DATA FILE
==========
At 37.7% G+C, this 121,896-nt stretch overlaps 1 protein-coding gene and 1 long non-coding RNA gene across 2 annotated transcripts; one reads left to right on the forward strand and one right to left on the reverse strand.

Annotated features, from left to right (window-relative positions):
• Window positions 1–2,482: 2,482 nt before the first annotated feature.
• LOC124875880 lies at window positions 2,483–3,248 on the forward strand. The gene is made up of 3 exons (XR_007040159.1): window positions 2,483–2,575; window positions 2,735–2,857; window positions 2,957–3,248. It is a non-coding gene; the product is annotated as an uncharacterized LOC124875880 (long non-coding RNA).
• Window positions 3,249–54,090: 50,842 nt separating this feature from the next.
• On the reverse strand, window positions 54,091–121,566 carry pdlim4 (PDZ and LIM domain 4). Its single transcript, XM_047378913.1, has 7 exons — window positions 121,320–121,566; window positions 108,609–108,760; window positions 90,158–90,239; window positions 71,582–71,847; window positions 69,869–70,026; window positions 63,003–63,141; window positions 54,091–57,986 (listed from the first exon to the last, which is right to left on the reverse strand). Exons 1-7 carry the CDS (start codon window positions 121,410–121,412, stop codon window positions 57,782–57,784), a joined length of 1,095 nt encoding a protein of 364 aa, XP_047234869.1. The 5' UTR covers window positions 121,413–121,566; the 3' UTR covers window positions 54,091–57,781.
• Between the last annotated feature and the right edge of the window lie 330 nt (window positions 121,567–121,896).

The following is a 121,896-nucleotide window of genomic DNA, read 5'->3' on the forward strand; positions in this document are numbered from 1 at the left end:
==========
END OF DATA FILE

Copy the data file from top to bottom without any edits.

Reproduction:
At 37.7% G+C, this 121,896-nt stretch overlaps 1 protein-coding gene and 1 long non-coding RNA gene across 2 annotated transcripts; one reads left to right on the forward strand and one right to left on the reverse strand.

Annotated features, from left to right (window-relative positions):
• Window positions 1–2,482: 2,482 nt before the first annotated feature.
• LOC124875880 lies at window positions 2,483–3,248 on the forward strand. The gene is made up of 3 exons (XR_007040159.1): window positions 2,483–2,575; window positions 2,735–2,857; window positions 2,957–3,248. It is a non-coding gene; the product is annotated as an uncharacterized LOC124875880 (long non-coding RNA).
• Window positions 3,249–54,090: 50,842 nt separating this feature from the next.
• On the reverse strand, window positions 54,091–121,566 carry pdlim4 (PDZ and LIM domain 4). Its single transcript, XM_047378913.1, has 7 exons — window positions 121,320–121,566; window positions 108,609–108,760; window positions 90,158–90,239; window positions 71,582–71,847; window positions 69,869–70,026; window positions 63,003–63,141; window positions 54,091–57,986 (listed from the first exon to the last, which is right to left on the reverse strand). Exons 1-7 carry the CDS (start codon window positions 121,410–121,412, stop codon window positions 57,782–57,784), a joined length of 1,095 nt encoding a protein of 364 aa, XP_047234869.1. The 5' UTR covers window positions 121,413–121,566; the 3' UTR covers window positions 54,091–57,781.
• Between the last annotated feature and the right edge of the window lie 330 nt (window positions 121,567–121,896).

The following is a 121,896-nucleotide window of genomic DNA, read 5'->3' on the forward strand; positions in this document are numbered from 1 at the left end: